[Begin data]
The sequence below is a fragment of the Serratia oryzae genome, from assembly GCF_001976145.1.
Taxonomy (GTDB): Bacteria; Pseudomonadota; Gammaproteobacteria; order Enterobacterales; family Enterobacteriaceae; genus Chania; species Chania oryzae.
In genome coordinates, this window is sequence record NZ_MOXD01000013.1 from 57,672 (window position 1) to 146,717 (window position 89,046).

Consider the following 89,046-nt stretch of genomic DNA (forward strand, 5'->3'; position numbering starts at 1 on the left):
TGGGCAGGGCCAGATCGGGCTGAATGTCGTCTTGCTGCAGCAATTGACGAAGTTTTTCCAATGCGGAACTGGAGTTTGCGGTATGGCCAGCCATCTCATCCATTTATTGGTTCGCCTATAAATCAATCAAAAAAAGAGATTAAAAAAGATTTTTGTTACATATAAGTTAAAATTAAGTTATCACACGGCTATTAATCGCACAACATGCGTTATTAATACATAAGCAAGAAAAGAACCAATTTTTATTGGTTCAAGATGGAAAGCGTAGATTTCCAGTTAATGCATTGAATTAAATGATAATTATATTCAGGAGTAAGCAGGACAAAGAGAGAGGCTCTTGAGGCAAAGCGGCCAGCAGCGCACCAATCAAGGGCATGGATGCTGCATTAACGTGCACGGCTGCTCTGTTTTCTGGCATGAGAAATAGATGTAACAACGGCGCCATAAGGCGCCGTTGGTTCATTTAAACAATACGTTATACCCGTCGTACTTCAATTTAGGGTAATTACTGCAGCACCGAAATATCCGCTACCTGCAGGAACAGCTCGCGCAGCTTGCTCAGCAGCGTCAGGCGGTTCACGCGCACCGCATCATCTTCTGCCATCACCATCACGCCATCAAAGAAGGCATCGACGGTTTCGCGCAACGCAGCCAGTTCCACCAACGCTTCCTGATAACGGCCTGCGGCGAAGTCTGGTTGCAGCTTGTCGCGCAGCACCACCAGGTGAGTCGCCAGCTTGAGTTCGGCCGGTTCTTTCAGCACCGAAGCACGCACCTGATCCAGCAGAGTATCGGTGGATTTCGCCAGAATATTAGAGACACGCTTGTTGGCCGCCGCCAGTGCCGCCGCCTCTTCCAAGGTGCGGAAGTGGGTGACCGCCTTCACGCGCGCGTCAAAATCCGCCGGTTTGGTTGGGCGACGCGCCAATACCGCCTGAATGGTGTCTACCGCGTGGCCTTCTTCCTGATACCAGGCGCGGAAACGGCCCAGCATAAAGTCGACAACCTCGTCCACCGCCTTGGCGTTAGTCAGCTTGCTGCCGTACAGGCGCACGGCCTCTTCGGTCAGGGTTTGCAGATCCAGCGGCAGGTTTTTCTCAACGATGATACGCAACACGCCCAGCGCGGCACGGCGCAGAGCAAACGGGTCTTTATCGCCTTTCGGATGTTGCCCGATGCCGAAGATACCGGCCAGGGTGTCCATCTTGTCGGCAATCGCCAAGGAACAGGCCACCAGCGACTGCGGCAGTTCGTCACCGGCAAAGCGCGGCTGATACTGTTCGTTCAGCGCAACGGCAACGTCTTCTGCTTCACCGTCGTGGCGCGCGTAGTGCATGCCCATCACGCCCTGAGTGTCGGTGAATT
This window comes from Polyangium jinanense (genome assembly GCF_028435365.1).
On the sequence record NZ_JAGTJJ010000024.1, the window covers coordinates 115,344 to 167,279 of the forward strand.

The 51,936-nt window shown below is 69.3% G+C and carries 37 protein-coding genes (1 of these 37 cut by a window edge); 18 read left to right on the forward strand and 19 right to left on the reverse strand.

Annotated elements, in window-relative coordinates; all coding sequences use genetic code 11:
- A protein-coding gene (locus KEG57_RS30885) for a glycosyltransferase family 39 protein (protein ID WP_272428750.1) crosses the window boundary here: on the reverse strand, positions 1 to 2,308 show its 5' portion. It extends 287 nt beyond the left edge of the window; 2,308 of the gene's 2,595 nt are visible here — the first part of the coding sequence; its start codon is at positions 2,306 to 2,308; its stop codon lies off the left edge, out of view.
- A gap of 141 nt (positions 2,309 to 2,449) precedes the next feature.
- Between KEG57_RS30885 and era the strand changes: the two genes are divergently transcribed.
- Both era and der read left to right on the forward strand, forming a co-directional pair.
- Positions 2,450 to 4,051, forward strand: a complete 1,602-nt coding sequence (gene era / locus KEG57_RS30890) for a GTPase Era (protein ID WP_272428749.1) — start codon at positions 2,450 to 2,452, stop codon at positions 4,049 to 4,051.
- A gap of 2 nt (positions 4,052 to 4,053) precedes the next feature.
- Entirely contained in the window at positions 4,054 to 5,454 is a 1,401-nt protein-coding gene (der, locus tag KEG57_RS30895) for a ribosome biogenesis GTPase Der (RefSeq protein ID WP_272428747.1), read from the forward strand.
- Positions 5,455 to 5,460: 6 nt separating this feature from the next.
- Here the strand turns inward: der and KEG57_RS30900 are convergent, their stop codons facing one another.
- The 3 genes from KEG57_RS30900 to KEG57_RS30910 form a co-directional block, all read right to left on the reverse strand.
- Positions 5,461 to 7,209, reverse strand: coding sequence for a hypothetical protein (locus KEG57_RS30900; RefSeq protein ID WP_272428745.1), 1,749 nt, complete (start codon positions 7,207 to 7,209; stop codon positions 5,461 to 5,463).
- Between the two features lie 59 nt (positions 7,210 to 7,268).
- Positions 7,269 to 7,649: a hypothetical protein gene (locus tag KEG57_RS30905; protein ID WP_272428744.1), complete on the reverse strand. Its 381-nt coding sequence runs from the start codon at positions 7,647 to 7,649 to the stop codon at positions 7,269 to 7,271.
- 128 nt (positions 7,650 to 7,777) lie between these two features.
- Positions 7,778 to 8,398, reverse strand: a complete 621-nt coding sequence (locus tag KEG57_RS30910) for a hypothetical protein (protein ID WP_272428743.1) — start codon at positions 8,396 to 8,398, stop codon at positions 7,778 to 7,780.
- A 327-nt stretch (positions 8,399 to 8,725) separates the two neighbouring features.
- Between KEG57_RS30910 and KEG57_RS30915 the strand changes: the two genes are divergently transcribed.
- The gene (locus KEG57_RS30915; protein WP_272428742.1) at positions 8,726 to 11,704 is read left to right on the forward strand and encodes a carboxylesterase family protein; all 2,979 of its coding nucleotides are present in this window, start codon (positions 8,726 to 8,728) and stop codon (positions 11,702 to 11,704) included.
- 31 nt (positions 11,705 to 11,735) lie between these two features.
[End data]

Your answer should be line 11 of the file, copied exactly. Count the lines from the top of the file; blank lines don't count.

- A gap of 141 nt (positions 2,309 to 2,449) precedes the next feature.